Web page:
Tuesday, December 6, 2016

The Presidents Bush: Walker Genealogy Part V


Polo and Power?

Referring back to Part IV, you will remember that G. H. (Bert) Walker returned from his studies in England and Scotland to enroll in law school at Washington University in St. Louis, around 1894. His eldest brother, Sidney, single until 1898, was working at the dry goods firm, while also playing polo at the newly organized St. Louis Polo Club.

Bert also took up polo and far surpassed his brother, as shown in society clippings such as the one to the right. Marked in red are references to Bert (G. H.) Walker, his father who attended the match in Chicago, along with brother Sidney, as well as Lulu Wear, her mother and married sister, who were there to watch the star of the team. It is also interesting to note that E.C. Simmons also traveled from St. Louis to Chicago to attend the polo event. Simmons, owner of St. Louis' premier hardware stores, would send three sons to Yale, each of them tapped to Skull and Bones, and he would become the employer of Bert and Lulu Wear Walker's future son-in-law many years after this polo match. Simmons was already an ardent and admiring fan of Bert Walker in 1898--more than two decades before Prescott Bush moved to St. Louis to work for Simmons Hardware.

Another name of note is George C. Hitchcock, an attorney, whose family had lived across the street (Vandeventer Place) from D.D. Walker's family. His paternal uncle, Ethan Allen Hitchcock, graduated from William Huntington Russell's military school in New Haven in 1855, and then moved to St. Louis to work with his brother, George's father, Henry Hitchcock. Ethan left St. Louis in 1860 to join Olyphant & Co., a China trading company in which he became a partner in 1866, and from which he retired in 1872, soon returning to St. Louis. President McKinley appointed him the first U.S. Ambassador to Russia in 1897. He was a member of the Phi Beta Kappa fraternity. Both brothers were married to daughters of Missouri pioneer, George Collier of St. Louis.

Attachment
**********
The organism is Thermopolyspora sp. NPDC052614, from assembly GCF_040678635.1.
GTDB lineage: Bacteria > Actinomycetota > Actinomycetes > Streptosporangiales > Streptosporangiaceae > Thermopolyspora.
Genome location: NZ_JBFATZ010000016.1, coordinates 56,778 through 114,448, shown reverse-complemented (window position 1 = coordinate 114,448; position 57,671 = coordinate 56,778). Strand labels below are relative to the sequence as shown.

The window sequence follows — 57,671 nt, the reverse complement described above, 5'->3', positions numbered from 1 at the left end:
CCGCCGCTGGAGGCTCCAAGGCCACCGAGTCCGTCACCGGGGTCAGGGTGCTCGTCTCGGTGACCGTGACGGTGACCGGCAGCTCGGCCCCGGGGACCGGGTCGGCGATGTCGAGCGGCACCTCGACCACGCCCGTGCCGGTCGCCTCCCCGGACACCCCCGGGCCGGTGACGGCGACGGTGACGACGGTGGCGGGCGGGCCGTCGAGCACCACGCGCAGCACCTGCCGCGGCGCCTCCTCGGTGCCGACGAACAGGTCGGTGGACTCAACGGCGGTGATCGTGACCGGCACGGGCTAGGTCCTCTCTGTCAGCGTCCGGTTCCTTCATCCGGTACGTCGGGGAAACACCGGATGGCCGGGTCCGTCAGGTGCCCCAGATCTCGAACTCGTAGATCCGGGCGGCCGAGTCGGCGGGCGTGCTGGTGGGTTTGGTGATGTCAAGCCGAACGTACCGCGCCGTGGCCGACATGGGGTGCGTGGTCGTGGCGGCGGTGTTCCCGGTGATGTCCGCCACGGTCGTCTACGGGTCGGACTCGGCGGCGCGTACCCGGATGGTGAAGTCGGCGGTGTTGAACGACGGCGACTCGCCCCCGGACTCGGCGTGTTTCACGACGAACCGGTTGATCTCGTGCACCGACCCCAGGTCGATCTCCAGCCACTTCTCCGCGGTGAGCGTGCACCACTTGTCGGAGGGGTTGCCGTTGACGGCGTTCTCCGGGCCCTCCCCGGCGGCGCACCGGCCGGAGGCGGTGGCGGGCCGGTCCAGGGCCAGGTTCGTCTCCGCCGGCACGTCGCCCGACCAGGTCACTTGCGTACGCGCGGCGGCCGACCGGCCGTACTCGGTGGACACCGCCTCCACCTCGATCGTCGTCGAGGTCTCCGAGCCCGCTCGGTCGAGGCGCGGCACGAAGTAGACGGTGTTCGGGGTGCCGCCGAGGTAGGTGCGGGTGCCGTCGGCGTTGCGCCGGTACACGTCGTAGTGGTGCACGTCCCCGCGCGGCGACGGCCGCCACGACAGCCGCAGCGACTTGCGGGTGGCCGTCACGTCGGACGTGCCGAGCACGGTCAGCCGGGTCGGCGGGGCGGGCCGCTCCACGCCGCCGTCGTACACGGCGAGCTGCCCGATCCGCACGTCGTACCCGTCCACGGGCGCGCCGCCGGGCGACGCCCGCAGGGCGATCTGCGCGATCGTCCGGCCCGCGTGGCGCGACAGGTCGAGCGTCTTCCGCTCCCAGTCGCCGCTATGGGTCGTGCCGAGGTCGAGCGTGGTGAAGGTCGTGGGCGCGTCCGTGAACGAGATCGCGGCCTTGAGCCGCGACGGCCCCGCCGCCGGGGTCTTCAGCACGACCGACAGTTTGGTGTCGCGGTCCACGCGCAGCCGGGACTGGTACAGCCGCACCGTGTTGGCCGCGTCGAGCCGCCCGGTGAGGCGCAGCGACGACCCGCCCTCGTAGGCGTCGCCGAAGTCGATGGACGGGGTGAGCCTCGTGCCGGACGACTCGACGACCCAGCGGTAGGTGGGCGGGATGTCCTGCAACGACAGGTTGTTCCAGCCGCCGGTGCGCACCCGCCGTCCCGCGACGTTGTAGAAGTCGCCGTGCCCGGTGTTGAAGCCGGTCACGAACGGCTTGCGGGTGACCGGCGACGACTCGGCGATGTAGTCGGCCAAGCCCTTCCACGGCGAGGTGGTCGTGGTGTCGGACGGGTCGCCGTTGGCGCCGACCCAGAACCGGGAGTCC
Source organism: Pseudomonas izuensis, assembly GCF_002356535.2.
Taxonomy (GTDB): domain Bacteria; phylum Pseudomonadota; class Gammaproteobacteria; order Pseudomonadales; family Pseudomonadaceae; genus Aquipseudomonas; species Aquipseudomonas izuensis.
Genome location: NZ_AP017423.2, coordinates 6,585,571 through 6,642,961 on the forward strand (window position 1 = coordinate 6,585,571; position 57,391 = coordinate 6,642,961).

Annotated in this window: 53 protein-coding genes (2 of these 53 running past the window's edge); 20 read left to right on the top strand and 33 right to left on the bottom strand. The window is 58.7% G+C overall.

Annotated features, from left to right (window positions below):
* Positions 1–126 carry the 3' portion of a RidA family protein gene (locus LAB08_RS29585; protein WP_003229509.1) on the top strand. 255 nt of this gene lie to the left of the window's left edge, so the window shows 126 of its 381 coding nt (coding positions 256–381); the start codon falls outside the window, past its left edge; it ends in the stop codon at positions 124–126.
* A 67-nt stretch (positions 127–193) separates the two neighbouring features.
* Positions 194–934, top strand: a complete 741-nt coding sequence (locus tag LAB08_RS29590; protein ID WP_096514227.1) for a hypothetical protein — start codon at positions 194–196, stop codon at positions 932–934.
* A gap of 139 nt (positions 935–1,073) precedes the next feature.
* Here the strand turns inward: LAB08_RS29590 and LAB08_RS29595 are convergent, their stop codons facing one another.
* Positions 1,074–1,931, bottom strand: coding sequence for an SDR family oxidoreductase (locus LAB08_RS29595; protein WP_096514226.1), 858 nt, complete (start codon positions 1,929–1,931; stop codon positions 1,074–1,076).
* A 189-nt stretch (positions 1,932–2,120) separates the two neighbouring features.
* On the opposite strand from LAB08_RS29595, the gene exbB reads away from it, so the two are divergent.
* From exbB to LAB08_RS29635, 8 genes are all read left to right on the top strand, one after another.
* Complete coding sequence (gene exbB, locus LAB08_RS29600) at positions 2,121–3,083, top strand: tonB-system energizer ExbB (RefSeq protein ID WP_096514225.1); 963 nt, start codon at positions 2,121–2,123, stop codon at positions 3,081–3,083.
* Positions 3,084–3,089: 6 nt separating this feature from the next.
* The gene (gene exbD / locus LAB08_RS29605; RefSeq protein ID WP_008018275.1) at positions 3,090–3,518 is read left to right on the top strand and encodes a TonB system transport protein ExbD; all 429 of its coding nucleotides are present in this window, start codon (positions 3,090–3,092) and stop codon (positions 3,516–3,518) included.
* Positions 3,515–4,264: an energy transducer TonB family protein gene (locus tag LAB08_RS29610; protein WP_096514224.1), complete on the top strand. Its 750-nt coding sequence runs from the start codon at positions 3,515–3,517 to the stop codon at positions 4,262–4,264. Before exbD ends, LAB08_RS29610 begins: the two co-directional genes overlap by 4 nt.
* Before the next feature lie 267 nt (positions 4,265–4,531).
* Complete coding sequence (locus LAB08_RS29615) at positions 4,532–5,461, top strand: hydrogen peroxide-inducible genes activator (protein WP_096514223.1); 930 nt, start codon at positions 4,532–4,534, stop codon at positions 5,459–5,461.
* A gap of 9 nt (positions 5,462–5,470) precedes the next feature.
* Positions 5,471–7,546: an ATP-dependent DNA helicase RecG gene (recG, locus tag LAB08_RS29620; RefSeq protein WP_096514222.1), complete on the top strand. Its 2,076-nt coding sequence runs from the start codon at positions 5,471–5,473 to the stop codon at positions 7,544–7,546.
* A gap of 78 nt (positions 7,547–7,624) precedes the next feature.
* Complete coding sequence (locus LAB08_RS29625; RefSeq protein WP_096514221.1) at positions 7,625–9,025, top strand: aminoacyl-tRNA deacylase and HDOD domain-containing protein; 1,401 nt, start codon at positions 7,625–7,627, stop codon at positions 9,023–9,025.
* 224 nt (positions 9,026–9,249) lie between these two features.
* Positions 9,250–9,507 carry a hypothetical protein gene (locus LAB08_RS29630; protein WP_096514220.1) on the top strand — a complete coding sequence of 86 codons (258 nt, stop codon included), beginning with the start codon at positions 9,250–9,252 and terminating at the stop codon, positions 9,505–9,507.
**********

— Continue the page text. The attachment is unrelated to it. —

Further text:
Through polo Bert became interested in horses, and after his starring performance on the polo field in 1898, Bert agreed to chair St. Louis' Horse Shows for several years, beginning in 1899, assisted by his brother Sidney and brother-in-law, Joseph Walker Wear.

David Davis Walker had by that time invested a great amount of his personal funds educating his sons in Catholic institutions. Will had married a Catholic girl from a French background, even though the marriage wasn't entirely successful and eventually ended in divorce after Will's parents died. Maysie had married a Protestant, though he agreed to be interred beside her in a Catholic burial. Sidney announced his engagement to a Protestant, whose father was an eminent doctor, six months before Bert's own small wedding which took place at the home of his bride's mother, her father, James H. Wear having died in late 1893.